Avoid Common Review Scams
When you are looking to purchase new FTP Server Software for your company, reading unbiased, real reviews from people who have actually used the product is one of the most important aspects of your preliminary research. This sounds simple — type in Best SFTP Server or SFTP Server Reviews and you get a long list of search results to get you started. Yet, you unfortunately can’t always trust that the FTP Server reviews that you are reading are truly unbiased and written by actual users. Here are some simple ways to ensure that you aren’t being misled.
Understand the Difference Between the Types of Review Sites
There are two different types of user reviews that you’ll find on the Internet: editorial reviews and user reviews. Editorial reviews are typically the opinion of one writer. These may be articles about one or several products or may look more like the “Top 10” articles that often dominate the first page of search results. Validated user reviews are written by actual users of a product, and can be found on sites like Capterra, G2Crowd, and Spiceworks.
Editorial reviews can be a good resource when looking for opinions on a product, but they can also be deceptive and self-serving. “Top 10” lists give you a roundup of products available and the pros and cons of each, but you should do some vetting before you rely on these sites to guide your decision-making process. When visiting a product ranking site, consider the following:
What criteria did they use for their ranking? Legitimate software review sites that rank products will typically describe their criteria in the article. Consider it a red flag if no evaluation methodology is described.
Did they test each product? There are some well-known technology sites, such as ZDnet, that actually have labs and testers who assign their ratings based on performance in the lab. The article should describe this activity. If it doesn’t, assume the rankings are not based on actual testing.
If you cannot find these answers quickly, you may have stumbled upon a vendor self-promotion list. Also, look for published reader comments — both positive and negative. If you try to submit comments and they are never published (particularly if you comment about adding a missing product to the list), it’s a glaring indicator that the site is not legitimate.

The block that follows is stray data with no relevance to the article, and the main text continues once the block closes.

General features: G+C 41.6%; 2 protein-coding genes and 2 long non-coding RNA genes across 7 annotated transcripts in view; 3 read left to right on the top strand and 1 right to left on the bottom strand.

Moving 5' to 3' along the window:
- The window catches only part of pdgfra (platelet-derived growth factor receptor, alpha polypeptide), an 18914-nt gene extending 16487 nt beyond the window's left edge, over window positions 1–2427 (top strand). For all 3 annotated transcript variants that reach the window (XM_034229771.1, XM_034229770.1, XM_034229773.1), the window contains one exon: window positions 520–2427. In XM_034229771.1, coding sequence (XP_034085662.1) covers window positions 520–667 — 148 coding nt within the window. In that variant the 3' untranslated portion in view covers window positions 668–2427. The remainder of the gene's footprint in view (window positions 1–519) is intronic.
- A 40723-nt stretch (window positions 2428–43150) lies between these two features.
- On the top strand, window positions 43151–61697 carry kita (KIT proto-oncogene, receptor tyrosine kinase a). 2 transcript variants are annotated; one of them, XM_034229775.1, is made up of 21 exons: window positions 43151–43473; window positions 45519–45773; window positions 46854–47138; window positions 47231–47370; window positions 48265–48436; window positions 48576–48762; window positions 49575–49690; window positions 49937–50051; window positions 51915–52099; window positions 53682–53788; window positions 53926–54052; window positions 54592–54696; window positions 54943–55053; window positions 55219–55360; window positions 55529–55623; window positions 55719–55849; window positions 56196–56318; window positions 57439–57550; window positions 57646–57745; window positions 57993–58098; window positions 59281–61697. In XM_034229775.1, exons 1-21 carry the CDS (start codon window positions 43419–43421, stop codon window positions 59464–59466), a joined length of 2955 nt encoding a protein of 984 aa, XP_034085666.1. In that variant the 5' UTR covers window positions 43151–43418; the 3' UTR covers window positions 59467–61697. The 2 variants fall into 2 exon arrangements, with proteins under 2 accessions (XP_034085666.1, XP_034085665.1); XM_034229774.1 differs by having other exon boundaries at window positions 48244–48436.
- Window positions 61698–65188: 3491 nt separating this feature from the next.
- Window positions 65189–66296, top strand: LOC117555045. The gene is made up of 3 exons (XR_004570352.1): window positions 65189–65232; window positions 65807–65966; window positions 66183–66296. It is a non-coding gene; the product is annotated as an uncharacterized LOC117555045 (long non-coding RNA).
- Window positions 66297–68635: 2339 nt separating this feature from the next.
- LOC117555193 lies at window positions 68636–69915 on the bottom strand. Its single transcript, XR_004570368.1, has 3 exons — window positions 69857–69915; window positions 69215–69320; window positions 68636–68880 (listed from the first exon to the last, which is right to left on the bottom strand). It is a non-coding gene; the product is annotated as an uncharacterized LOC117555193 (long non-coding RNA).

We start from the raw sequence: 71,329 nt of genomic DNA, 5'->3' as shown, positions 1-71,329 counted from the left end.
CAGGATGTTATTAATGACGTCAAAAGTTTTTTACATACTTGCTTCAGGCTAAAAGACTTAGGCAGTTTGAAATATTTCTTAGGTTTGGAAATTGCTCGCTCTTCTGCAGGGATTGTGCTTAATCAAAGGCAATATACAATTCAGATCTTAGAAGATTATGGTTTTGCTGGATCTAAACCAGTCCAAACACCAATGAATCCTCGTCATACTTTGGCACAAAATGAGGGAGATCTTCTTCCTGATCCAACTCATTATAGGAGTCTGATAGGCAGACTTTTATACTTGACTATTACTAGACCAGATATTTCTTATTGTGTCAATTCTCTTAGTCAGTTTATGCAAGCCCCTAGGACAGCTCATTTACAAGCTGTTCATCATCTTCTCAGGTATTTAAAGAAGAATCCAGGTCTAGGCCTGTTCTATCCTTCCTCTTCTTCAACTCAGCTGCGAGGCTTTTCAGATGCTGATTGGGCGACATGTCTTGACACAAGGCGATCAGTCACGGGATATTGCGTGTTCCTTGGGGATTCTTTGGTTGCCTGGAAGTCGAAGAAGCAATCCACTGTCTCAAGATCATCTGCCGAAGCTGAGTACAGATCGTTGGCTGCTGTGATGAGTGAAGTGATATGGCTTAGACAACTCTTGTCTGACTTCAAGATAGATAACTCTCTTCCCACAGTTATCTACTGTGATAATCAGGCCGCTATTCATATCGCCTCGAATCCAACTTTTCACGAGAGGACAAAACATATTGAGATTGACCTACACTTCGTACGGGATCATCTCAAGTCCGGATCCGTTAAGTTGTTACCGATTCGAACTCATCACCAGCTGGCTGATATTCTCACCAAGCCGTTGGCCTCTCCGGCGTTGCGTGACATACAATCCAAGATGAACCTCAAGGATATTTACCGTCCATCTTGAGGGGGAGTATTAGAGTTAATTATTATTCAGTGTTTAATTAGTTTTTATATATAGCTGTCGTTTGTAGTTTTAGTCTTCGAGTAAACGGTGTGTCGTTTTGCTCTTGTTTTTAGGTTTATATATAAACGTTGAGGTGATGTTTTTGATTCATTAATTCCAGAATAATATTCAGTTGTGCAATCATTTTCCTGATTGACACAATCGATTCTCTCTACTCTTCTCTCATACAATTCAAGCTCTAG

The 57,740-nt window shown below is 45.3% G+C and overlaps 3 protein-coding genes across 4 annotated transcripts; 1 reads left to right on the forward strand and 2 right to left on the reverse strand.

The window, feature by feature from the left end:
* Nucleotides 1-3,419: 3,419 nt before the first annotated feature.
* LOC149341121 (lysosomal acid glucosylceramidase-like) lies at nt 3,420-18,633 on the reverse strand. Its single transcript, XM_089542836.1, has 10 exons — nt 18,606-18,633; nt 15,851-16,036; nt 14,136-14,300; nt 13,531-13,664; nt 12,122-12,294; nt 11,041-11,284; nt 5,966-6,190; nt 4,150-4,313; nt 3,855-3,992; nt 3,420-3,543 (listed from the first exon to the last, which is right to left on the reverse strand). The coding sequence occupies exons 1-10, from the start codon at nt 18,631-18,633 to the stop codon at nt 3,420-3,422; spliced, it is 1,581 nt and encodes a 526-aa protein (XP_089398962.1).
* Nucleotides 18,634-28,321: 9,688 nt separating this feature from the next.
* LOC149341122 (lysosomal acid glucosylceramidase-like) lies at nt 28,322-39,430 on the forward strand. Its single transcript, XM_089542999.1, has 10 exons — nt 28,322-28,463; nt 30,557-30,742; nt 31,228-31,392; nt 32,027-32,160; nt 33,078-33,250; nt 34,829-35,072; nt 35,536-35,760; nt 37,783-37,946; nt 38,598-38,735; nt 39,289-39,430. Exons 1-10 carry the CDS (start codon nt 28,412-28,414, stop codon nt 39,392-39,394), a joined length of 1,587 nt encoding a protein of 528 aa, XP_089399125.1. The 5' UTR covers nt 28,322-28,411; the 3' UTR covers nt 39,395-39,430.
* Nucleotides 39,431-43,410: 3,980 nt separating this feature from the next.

Validated User Review Sites
It’s easy to punch “top 10 FTP Server reviews” into your search engine and click through the list, but unless you are viewing at least some legitimate review sites, you may be missing out on the most useful content. Sites like Capterra, G2Crowd, and Spiceworks are great examples of legitimate sites. They all require that users validate with LinkedIn profiles or business email addresses, so that the reviews are genuine and the risk of spamming with fake reviews is significantly reduced. Oftentimes, a validation team will also go over the review before it is published to the site to ensure that the content is meaningful and that the writer is providing valuable, real-world feedback.
Get the Full Picture
Ensure that you are getting comprehensive product information by visiting multiple review sites — both editorial lists and user reviews. Look for consistency between the sites — is the product getting similar reviews everywhere? Don’t let one or two bad reviews in a sea of great ones influence your decision. However, if you see the product getting negative reviews on all sites except for one or two, this could be an indication that the vendor paid for positive reviews or has some sort of relationship with the review sites.
Finding honest online reviews of FTP Server software is simple if you know what to be wary of. Just remember that an editorial review — especially one that ranks products — should be cross checked with user reviews. If there is a lack of user reviews, it may indicate that the editorial review is written or sponsored by the vendor of the top product.
Other Obvious Red Flags
Be mindful of other red flags when reading “10 Best FTP Server” lists, such as:
- Ads on the site. Are they all promoting the same company or product? If you notice that the ads correspond with a product at the top of the “best” list, it is highly likely that the vendor of that product built the site for self-promotion.
- Other categories. If you look at categories of products other than the type you are researching, notice if products by the same company appear as number one in each category.
- Pop-ups. Do pop-ups appear offering promotions or free trials of one specific product, but not others?
Find validated FTP Server reviews from these resources: